Russian state news media report explosions in the eastern Ukrainian city of Kramatorsk. Secretary of State John Kerry says Russia could face sanctions if it doesn't help end the violence.
Spain is weighing a plan to allow oil exploration near the party island of Ibiza. Opponents fear the move could threaten the environment and tourism, but finding oil could also be an economic boost.
On the 100th anniversary of the start of World War I, EU leaders will meet at Flanders Fields Museum. They'll have an opportunity to reflect on what can happen when nations fail to find common ground.
The team is called Sacramento Republic FC -- The FC stands for football club (even Sacramento’s booster club also has a European flavor).
But they -- the mostly young people in their twenties in the stands -- call themselves the Tower Bridge Brigade. They stand, sing, and chant all game long.
“I grew up watching soccer,” says fan Ana Garza. “I grew up listening to soccer, I grew up with a soccer ball in my crib. The whole thing is just exciting.”
Sacramento Republic plays in the USL. The league is a notch below Major League Soccer, where U.S. superstar Clint Dempsey plays for the Seattle Sounders. But don’t tell Sacramento Republic fans they’re second-tier. The team has sold out several games in a 20,000-seat stadium.
So why are these mostly young fans so revved up?
“If you just look at the numbers the average person, the average person when they graduate high school, at least in the Sacramento has played seven years of soccer,” says team owner Warren Smith.
Smith says he has actually been surprised by the extent of the crowds. But he knew all those young soccer players and their parents could support a team.
“They’re familiar with it. They understand it. They have played it. And so if they play it, that is one of the first indicators that they will buy a ticket," says Smith.
Sports economist Patrick Rishe says the reason professional soccer is growing is because it’s connecting with millennials.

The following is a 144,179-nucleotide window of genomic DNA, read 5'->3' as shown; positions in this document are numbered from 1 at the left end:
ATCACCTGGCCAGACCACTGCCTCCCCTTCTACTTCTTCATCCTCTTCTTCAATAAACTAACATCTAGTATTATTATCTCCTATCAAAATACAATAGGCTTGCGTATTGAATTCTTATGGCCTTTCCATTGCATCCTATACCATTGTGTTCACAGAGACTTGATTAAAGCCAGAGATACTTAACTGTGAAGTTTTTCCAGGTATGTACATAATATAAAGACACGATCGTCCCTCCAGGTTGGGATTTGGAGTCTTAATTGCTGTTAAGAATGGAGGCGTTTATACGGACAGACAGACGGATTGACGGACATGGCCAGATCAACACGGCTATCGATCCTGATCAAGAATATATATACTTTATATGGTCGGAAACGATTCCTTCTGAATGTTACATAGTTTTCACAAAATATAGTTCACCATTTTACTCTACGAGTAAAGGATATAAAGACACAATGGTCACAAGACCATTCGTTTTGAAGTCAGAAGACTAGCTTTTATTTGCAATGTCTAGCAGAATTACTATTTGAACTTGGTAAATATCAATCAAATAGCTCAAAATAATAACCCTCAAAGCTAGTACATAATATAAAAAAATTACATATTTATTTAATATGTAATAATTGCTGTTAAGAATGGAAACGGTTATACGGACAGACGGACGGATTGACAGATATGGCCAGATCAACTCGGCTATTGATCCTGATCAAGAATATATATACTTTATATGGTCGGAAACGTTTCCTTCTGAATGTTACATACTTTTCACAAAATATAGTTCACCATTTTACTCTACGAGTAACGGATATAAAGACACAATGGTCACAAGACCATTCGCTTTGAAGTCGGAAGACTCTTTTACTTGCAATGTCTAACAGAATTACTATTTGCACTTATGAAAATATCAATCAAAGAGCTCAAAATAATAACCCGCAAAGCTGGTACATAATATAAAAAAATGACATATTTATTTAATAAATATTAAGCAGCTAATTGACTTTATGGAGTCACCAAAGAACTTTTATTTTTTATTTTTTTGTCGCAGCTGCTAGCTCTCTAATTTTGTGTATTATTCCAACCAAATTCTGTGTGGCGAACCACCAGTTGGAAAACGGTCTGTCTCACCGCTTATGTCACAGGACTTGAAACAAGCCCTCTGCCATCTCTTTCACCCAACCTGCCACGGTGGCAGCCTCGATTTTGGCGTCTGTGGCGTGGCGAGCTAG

“I think it’s just a natural progression of people being interested in soccer,” says Rishe. “It’s been a popular youth sport for a long time. And now NBC has this deal with the English Premier League, so now we can see regularly the top quality soccer league in the world.”
Some say Republic FC’s early success at the gate and on the field could bump the team up a notch to Major League Soccer. But on a recent night, they were losing 1-0 to Arizona United SC.
Brian Trainer, one of the leaders of the Tower Bridge Brigade says it time to get louder: “We’re going to keep singing, and it might happen right here, I’m hoping for it. Here we go, here we go…”
And just then, Republic FC booted through the game-tying goal. The assist, more or less, came from its fans in the stadium.
IKEA announced it would raise its minimum wage -- more on the motivation behind companies raising pay without prompting from government. Plus, with GoPro's IPO going strong, a look at what the company might do to remain profitable besides just selling cameras. Also, a new report shows that although Latinos are one of the fastest growing ethnic groups in the U.S., they remain underrepresented in American media both on air, and behind the scenes.
It is no secret that Latinos are one of the fastest growing ethnic groups in America. By the year 2015, Latino buying power is expected to exceed $1.6 trillion. Yet, despite this surge in population and buying power, one place that Latinos are under represented is in the media.
The Center For the Study of Ethnicity and Race at Columbia University just released a new report on that found Latinos are vastly underrepresented in the American media landscape, both on screen and behind the scenes.
For more on the report, click the media player above to hear Univision news anchor Enrique Acevedo in conversation with Marketplace's Mark Garrison.
After weeks of waiting the Supreme Court has decided on the ABC vs. Aereo case, with the court ruling against the video streaming startup and in favor of broadcasters.
With a 6-3 vote, the court found that Aereo infringes on copyright because it presents a public performance, citing that the service's audience is not individuals.
According to Sam Gustin, a Vice correspondent covering technology policy for Motherboard, “The takeaway is that court simply didnt buy Aereo’s technological argument.”
The ruling could have implications for how the courts rule on other copyright issues raised by digital distribution.
“One thing that it tells us is that the courts are sympathetic to the arguments of the broadcasters and rights holders,” says Gustin.
Still confused about Aereo? Here are some answers to your questions: